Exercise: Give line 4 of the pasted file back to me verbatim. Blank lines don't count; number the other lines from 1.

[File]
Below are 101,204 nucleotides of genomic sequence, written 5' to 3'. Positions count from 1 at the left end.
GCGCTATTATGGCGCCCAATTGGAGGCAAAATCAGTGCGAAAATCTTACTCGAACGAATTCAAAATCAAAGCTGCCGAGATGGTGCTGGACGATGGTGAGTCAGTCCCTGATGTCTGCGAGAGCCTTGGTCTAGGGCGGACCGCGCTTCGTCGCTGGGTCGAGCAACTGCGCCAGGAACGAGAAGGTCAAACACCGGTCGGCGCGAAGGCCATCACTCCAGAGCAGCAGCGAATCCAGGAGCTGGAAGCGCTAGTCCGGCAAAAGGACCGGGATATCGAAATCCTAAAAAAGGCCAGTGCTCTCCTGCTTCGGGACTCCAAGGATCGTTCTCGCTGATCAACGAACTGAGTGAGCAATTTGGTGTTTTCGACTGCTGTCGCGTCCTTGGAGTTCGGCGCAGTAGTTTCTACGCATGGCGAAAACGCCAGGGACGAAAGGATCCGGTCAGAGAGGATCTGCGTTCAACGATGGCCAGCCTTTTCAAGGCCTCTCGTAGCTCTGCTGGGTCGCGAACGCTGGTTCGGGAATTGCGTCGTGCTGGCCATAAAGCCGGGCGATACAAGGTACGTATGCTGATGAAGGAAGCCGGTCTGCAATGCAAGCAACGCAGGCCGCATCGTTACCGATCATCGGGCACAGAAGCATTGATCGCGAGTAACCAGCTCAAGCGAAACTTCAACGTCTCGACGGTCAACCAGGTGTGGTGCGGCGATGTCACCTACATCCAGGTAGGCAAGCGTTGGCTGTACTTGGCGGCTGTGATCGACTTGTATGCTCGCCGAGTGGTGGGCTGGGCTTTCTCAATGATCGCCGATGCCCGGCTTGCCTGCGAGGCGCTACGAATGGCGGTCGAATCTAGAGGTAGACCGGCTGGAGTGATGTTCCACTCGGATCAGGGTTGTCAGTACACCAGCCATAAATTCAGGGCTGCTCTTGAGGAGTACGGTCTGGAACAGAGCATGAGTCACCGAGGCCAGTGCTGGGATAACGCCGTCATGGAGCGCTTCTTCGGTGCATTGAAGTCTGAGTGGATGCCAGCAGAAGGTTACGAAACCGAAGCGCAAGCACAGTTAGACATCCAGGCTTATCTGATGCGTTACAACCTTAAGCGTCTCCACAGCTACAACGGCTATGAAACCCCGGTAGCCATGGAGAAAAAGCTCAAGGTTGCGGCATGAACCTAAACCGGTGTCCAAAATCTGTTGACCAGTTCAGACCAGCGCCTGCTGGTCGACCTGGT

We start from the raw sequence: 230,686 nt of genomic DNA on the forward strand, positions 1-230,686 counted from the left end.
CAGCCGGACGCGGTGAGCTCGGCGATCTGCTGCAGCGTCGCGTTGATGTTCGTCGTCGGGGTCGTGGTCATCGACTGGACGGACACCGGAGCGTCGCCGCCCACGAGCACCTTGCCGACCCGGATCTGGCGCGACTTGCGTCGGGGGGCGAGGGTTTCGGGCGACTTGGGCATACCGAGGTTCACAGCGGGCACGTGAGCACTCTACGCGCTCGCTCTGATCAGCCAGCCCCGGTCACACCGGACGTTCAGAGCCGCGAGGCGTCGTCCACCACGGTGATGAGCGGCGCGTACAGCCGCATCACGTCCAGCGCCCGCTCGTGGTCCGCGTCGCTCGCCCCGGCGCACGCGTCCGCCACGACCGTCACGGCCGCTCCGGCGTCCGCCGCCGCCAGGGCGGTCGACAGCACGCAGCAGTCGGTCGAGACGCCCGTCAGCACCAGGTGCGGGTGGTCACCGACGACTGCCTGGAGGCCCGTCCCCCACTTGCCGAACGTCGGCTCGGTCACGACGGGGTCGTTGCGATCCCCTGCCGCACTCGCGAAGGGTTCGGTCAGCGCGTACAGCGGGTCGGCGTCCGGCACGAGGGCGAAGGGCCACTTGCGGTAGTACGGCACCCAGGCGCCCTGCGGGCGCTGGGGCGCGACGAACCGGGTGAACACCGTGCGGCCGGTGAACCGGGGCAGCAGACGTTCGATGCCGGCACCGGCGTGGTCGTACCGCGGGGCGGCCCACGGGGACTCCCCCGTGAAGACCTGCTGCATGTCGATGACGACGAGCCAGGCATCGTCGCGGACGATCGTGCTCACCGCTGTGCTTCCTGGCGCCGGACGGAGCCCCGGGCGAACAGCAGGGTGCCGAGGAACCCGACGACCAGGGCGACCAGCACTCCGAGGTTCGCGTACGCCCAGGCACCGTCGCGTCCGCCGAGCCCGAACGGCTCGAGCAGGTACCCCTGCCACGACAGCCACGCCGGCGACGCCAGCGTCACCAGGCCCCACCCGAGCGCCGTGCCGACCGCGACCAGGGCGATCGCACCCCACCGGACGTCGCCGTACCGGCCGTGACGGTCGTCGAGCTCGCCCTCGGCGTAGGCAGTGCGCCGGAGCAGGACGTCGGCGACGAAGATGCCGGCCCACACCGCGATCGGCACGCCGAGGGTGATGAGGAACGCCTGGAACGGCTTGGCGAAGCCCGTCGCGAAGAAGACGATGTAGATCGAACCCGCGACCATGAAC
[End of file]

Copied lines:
CAGCCGGACGCGGTGAGCTCGGCGATCTGCTGCAGCGTCGCGTTGATGTTCGTCGTCGGGGTCGTGGTCATCGACTGGACGGACACCGGAGCGTCGCCGCCCACGAGCACCTTGCCGACCCGGATCTGGCGCGACTTGCGTCGGGGGGCGAGGGTTTCGGGCGACTTGGGCATACCGAGGTTCACAGCGGGCACGTGAGCACTCTACGCGCTCGCTCTGATCAGCCAGCCCCGGTCACACCGGACGTTCAGAGCCGCGAGGCGTCGTCCACCACGGTGATGAGCGGCGCGTACAGCCGCATCACGTCCAGCGCCCGCTCGTGGTCCGCGTCGCTCGCCCCGGCGCACGCGTCCGCCACGACCGTCACGGCCGCTCCGGCGTCCGCCGCCGCCAGGGCGGTCGACAGCACGCAGCAGTCGGTCGAGACGCCCGTCAGCACCAGGTGCGGGTGGTCACCGACGACTGCCTGGAGGCCCGTCCCCCACTTGCCGAACGTCGGCTCGGTCACGACGGGGTCGTTGCGATCCCCTGCCGCACTCGCGAAGGGTTCGGTCAGCGCGTACAGCGGGTCGGCGTCCGGCACGAGGGCGAAGGGCCACTTGCGGTAGTACGGCACCCAGGCGCCCTGCGGGCGCTGGGGCGCGACGAACCGGGTGAACACCGTGCGGCCGGTGAACCGGGGCAGCAGACGTTCGATGCCGGCACCGGCGTGGTCGTACCGCGGGGCGGCCCACGGGGACTCCCCCGTGAAGACCTGCTGCATGTCGATGACGACGAGCCAGGCATCGTCGCGGACGATCGTGCTCACCGCTGTGCTTCCTGGCGCCGGACGGAGCCCCGGGCGAACAGCAGGGTGCCGAGGAACCCGACGACCAGGGCGACCAGCACTCCGAGGTTCGCGTACGCCCAGGCACCGTCGCGTCCGCCGAGCCCGAACGGCTCGAGCAGGTACCCCTGCCACGACAGCCACGCCGGCGACGCCAGCGTCACCAGGCCCCACCCGAGCGCCGTGCCGACCGCGACCAGGGCGATCGCACCCCACCGGACGTCGCCGTACCGGCCGTGACGGTCGTCGAGCTCGCCCTCGGCGTAGGCAGTGCGCCGGAGCAGGACGTCGGCGACGAAGATGCCGGCCCACACCGCGATCGGCACGCCGAGGGTGATGAGGAACGCCTGGAACGGCTTGGCGAAGCCCGTCGCGAAGAAGACGATGTAGATCGAACCCGCGACCATGAAC